Monday, August 27, 2007

Wal-mart's facebook page and user reaction

Wal-mart dove into the social media pool again earlier this month with a Facebook page promoting a Roommate Style Match. They've gotten lot of press, mostly due to the negative comments from facebook users.

I did a quick tally and it looks like about 60 percent of the 200+ comments are negative, but about 25 percent are positive or even defending Wal-mart (the rest had little to do with Wal-mart either way). Here are some of the most interesting.

From a user angry about the invasion of corporate profiles on socnet sites (and a reminder to all of us to tread carefully in this domain):


Here's a comment that reminds us of how media savvy we all are these days:


A lash out against myspace as an ad platform:


And finally, a comment about Wal-mart and moderation. By the way, it's a good thing Wal-mart did not moderate these comments. If you're going to play in this space it's important to keep an open dialog.



These comments are all good reminders about how to think about this space and about interacting with users. Remember, they talk back--and that's good.

Monday, August 20, 2007

Young People and Happiness Study

MTV and Associated Press released a study today about young people and what makes them happy. Of their many findings, the following:

"Cell phones, the Internet and other technologies are integrally woven into the lives of today's young people and nearly two thirds say they make people happier. Half of those young people polled say the Internet alone helps them feel happier.

And here's a quote from almost 30 years ago from some of the founder of the Internet (JCR Licklider & Robert W. Taylor,"The Computer as a Communication Device," Science and Technology, 1968):

"Life will be happier for the on-line individual because the people with whom one interacts most strongly will be selected more by commonality of interests and goals than by accidents of proximity."


An interesting prediction that seems to have come true.

Tuesday, August 14, 2007

Expedia MySpace page is live!


Expedia just launched its own MySpace page today. This was one of my favorite projects to work on. The client was amazing and the concept is great, if I do say so myself.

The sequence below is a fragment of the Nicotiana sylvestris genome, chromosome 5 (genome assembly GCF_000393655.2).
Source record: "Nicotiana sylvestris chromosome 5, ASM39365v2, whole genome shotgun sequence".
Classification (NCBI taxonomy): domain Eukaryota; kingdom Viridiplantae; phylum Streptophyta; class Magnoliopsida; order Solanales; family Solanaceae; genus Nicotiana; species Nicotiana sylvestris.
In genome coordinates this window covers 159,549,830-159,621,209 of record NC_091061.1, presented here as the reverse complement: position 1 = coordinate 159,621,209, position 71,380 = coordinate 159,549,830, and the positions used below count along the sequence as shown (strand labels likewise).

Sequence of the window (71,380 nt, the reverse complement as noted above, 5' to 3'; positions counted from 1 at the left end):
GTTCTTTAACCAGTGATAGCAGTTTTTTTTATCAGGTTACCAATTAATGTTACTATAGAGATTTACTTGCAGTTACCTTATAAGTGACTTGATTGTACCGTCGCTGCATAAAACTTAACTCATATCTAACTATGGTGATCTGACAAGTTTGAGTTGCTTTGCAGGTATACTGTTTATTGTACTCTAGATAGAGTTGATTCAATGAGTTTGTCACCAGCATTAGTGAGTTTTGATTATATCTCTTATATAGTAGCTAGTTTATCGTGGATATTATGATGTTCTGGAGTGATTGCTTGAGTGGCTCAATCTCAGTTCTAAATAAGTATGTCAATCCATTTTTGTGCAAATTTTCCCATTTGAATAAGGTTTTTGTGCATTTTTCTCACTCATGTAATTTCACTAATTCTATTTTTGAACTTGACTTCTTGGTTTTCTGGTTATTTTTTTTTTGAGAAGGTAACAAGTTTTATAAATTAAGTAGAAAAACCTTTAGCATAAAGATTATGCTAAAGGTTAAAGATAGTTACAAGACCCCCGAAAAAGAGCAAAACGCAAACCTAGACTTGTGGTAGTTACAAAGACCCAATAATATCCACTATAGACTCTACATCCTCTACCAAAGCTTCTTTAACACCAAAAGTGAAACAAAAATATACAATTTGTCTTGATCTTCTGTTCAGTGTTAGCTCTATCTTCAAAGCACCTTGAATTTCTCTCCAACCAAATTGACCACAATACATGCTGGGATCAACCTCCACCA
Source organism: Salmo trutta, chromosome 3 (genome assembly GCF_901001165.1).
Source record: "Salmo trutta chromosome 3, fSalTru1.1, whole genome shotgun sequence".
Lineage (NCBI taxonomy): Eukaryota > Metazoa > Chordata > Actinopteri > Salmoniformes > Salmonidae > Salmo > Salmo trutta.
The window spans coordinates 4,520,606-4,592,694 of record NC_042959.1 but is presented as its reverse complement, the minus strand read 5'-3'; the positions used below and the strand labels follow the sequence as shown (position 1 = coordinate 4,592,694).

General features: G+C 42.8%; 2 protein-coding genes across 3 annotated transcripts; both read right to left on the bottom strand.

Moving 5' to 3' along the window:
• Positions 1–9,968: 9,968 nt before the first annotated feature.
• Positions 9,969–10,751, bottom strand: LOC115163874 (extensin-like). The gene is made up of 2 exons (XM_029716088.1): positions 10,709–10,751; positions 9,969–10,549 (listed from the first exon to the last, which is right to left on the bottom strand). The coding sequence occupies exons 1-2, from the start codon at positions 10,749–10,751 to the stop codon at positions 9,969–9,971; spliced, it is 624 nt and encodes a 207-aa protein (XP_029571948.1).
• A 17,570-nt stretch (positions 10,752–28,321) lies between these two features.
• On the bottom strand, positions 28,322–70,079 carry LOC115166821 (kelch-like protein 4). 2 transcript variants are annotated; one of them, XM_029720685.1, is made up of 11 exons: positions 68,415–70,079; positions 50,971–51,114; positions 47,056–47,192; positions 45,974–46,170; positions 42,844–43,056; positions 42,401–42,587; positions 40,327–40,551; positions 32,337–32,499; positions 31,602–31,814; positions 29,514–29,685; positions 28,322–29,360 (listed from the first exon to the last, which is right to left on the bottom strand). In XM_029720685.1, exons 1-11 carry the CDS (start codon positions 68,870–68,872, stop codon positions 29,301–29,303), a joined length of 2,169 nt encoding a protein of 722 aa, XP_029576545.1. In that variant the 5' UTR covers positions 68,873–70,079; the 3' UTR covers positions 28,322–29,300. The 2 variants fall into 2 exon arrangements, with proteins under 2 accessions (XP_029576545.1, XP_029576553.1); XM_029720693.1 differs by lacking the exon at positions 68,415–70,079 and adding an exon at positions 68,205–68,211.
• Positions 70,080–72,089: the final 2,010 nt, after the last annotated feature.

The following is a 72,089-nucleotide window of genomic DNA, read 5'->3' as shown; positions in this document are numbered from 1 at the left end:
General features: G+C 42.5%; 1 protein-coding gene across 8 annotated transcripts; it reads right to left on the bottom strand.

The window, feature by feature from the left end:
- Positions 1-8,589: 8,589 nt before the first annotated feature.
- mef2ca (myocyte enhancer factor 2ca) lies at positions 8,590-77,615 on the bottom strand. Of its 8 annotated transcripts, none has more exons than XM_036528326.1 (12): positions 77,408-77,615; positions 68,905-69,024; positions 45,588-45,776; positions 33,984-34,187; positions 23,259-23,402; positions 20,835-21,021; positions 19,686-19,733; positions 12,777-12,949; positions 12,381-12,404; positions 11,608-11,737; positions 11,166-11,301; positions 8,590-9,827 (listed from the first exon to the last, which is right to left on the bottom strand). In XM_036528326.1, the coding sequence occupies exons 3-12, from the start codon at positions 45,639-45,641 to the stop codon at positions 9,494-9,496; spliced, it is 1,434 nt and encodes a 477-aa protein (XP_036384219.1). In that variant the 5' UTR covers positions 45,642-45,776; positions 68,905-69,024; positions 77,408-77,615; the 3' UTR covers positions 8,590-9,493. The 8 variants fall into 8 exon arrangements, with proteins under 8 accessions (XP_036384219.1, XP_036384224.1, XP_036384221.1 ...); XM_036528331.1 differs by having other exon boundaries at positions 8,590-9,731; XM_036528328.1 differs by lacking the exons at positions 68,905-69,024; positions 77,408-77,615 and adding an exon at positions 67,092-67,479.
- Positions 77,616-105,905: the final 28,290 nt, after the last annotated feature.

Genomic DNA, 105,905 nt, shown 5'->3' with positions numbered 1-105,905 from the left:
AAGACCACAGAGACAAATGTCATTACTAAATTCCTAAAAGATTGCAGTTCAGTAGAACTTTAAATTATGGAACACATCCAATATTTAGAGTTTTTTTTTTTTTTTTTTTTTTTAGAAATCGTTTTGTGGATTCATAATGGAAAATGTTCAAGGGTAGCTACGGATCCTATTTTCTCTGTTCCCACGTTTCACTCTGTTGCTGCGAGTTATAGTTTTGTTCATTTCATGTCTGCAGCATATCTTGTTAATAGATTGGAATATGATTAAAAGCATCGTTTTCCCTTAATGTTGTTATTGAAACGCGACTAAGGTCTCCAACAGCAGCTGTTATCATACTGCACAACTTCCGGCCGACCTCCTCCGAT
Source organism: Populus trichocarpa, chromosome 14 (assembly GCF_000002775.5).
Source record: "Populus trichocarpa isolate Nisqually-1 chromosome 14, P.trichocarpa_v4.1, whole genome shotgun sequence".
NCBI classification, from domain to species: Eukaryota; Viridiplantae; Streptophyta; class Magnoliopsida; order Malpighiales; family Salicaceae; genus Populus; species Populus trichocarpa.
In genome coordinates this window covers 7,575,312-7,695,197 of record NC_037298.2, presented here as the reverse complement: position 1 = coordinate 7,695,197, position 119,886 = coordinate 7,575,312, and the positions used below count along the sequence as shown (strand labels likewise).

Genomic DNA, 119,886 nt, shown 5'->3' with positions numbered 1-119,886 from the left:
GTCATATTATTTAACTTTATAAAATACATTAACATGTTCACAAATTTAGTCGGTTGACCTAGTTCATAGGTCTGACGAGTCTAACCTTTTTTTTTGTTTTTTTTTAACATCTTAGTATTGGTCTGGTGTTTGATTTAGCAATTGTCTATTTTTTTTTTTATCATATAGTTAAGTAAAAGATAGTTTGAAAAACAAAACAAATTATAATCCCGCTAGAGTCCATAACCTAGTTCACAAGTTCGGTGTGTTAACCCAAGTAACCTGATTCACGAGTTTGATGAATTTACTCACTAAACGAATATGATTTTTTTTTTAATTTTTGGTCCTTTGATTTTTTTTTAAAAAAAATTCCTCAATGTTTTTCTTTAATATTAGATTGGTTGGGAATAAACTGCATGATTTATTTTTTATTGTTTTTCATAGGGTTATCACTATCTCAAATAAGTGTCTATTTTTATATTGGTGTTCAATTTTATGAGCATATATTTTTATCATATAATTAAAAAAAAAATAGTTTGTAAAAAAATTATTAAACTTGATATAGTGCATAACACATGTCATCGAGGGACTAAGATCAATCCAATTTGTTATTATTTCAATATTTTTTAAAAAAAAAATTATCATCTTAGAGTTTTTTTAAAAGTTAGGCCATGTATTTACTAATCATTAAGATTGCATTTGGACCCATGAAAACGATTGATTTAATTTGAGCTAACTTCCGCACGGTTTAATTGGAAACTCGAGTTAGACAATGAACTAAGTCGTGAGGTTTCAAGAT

What's so great about it?

For starters, it relies on real people to blog from their travel location. This page is not able selling products but rather connecting with people via travel. It also lets other MySpace users take fun stuff back with them to their own page, such as travel "stickers," wall paper and a ticker that lets you know when the next traveler will be featured.

Please check it out, and make Expedia your friend!

Monday, August 6, 2007

Traditional vs. Digital Media


I got a great used copy of Saint McLuhan's "The Guttenberg Galaxy" this weekend. Flipping through it, I was reminded of this slide I created a good three years ago. I took it out of my social media deck because few folks really groked it. But I offer it up as part of the dialog, and have a feeling that three years later, a lot of us are a little smarter about this space. Feel free to comment on it. I welcome feedback.

Wednesday, August 1, 2007

Building the Ideal Digital Community

I was talking to a colleague the other day who urged me to post this paper, which I wrote during grad school a few years ago.

The idea is that the ideal digital community will actually be owned by its users, just as Linux is owned by its developers. While we have seen the "ownership" in a design sense of pages in MySpace and Facebook, we have yet to see a social network completely owned by its participants. Listserv may be the closest thing to participant ownership, but we have yet to see this in a social networking site. So, for example, what if MySpace was a cooperative owned by its users? Would it become a more credible advertising platform or would owners ban advertising? You get the gist.

The conclusion of the paper follows, and the entire paper is here.

Ideal virtual communities enable participant ownership and design, as well as decentralization. There must be a way to combine the methods of Linux development and distributed computing with structured virtual communities. As more mobile devices are Internet enabled, the potential to integrate these abilities in the everyday appear to be possible. What will it look like when distributed computing is applied to affordable housing challenges; or when the trade of goods enabled through virtual networks reduce the amount of garbage discarded; or when car pooling is empowered via trusted, mobile networks? When communities, whether defined by interest or geography, are empowered to truly work together to make decisions, take actions, and solve common problems, then the truly extraordinary may occur.